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Liverpool Youth Bank is supporting local projects aimed at stopping local violence

9 months ago

Liverpool Youth Bank is supporting local projects aimed at stopping local violence

A group of 10 to 18-year-olds are calling on other young people in Liverpool to help reduce violence across the region, with time running out to apply for funding to support local projects.

The Liverpool Youth Bank is an NSPCC-funded project, led by Alder Hey Children’s NHS Foundation Trust and run by young people from across the city.

Youth Banks around the world provide small grants to other young people encouraging innovative ideas which benefit the local community, and Youth Bank members in Liverpool have been trained to become funding commissioners.

They are now accepting applications for funding from youth and community groups delivering a project or activity connected to the themes of community safety or reducing violence.

Statutory or voluntary sector groups within the Liverpool City Region are being invited to apply for grants of up to £1,000, but smaller bids are also being encouraged.

Alex Jones, youth engagement lead at Alder Hey Children’s NHS Foundation Trust, said:

“The NSPCC has kindly given the Liverpool Youth Bank funding to help them influence others to make a change in their local community.

“The young people are delighted to have the opportunity to become the only youth-led Youth Bank project currently operating within the Liverpool City Region. They are so passionate about empowering other children and young people to make positive change a reality in their communities”.

Liverpool Youth Bank member, Darcie, 10, said:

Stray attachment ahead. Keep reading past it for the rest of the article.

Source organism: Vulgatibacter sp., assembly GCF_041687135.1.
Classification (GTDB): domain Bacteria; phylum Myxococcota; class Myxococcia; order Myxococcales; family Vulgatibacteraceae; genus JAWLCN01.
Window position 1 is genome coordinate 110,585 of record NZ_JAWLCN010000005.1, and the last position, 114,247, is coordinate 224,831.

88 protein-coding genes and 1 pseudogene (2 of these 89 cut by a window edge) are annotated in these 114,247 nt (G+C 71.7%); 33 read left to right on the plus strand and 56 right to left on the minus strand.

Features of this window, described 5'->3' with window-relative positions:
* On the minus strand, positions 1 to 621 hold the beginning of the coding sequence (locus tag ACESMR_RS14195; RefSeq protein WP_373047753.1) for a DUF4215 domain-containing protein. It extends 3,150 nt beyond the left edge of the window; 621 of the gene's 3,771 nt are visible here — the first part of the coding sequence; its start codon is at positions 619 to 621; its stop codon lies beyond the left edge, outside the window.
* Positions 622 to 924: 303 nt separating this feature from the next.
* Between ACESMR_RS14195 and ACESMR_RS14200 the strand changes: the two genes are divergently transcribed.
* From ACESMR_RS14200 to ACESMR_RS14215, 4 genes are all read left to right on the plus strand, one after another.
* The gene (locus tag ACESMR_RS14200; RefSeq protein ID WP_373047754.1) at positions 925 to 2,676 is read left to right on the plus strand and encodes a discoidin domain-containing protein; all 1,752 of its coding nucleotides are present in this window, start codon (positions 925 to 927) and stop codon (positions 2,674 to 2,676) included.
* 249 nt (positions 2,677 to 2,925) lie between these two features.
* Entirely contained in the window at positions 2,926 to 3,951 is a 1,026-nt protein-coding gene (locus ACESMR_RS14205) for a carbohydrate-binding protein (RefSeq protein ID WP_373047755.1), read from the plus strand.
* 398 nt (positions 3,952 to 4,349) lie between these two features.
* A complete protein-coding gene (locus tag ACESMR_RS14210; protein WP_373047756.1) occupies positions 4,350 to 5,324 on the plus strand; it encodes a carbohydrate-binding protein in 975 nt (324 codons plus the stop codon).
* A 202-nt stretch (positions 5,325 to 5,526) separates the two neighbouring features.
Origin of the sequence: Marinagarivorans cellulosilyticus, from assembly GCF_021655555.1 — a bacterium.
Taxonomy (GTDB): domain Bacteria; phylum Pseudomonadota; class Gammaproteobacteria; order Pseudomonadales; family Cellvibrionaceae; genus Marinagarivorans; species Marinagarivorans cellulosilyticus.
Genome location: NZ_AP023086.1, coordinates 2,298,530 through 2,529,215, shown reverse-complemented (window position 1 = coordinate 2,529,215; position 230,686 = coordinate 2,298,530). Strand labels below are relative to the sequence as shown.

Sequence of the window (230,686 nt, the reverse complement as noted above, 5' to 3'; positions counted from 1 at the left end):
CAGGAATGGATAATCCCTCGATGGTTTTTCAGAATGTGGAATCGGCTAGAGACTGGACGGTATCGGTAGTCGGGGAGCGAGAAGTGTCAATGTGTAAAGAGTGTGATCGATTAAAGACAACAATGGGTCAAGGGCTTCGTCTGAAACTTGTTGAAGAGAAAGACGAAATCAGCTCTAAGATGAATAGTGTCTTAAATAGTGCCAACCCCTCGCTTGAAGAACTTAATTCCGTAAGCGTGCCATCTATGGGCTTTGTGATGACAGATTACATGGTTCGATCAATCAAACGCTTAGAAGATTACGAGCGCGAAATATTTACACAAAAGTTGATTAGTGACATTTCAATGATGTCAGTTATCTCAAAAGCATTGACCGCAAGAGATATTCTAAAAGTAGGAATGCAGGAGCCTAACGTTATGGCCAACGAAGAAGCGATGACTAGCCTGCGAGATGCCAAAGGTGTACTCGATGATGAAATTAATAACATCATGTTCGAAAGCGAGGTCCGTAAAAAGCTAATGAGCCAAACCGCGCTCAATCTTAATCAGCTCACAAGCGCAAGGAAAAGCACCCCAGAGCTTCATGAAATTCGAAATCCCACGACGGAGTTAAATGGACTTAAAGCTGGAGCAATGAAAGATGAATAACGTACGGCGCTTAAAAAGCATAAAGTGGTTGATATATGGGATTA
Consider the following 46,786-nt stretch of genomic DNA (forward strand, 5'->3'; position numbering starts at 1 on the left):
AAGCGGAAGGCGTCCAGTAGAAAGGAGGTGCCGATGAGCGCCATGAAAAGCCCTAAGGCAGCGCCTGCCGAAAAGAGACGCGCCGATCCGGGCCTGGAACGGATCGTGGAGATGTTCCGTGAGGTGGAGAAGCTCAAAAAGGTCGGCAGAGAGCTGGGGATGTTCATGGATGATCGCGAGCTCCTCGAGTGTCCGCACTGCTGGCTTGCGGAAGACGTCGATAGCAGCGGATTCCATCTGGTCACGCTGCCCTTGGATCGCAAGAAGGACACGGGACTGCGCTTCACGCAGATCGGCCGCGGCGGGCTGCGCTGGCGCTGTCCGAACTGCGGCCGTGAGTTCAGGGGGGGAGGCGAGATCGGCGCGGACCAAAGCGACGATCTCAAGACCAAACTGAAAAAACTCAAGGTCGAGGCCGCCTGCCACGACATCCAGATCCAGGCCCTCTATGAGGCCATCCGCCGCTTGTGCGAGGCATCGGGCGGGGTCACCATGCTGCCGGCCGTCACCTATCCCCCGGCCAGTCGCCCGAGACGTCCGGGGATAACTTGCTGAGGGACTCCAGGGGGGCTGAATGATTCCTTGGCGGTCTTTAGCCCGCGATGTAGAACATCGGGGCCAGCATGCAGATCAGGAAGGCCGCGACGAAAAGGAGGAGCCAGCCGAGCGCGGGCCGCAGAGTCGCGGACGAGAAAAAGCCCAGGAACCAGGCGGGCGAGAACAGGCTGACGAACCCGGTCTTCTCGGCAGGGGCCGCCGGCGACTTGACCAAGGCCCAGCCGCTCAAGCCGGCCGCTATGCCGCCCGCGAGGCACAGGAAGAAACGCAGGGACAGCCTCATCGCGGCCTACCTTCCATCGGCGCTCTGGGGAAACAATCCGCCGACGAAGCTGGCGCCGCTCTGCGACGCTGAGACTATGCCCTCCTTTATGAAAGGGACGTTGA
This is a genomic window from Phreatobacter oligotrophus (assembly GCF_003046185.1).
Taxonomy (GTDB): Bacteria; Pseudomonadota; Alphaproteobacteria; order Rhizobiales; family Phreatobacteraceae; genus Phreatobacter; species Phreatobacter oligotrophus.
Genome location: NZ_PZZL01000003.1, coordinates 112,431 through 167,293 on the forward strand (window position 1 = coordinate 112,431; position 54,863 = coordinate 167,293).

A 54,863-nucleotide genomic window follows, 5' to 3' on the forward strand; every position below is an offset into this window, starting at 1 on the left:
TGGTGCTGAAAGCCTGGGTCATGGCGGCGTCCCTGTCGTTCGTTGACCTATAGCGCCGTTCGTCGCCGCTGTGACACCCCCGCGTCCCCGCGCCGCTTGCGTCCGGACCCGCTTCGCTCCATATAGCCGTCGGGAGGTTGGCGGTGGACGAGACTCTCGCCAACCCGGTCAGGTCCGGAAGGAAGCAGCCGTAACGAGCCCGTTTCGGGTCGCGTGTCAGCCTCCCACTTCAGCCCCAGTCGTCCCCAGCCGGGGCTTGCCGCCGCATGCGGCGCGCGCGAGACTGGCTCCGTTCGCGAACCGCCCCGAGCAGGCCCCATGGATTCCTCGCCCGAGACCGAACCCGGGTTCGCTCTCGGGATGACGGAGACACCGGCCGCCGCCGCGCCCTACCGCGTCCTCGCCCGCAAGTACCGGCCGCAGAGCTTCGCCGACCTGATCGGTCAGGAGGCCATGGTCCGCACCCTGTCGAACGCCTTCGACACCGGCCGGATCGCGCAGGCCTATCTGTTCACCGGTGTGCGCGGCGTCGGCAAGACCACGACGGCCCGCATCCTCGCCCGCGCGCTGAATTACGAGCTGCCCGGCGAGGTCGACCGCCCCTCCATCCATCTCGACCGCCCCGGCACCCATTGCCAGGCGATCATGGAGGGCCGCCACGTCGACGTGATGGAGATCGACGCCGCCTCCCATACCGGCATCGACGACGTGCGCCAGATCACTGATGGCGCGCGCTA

“I joined the Youth Bank because I wanted to make a positive impact within the community. Joining this group has improved my self-esteem and confidence.”

Liverpool Youth Bank

Liverpool Youth Bank member, Eva, 11, said:

“We want people to know that their kindness affects their community. It’s so important for people to think about their community before taking part in violence.”

Applications for the grants can be made online, and the young people behind the Youth Bank have created a series of short videos to encourage local residents to apply.

NSPCC local campaigns officer, Amy Holland, said:

“The young people who are part of the Liverpool Youth Bank are amazing and really want to ensure children and young people have a voice and make an impact locally.

“They are determined to make a difference and want other young people to apply for the grants available to make a difference too.”

An application form for Youth Bank funding can be found here.

Find all the latest Liverpool news here.



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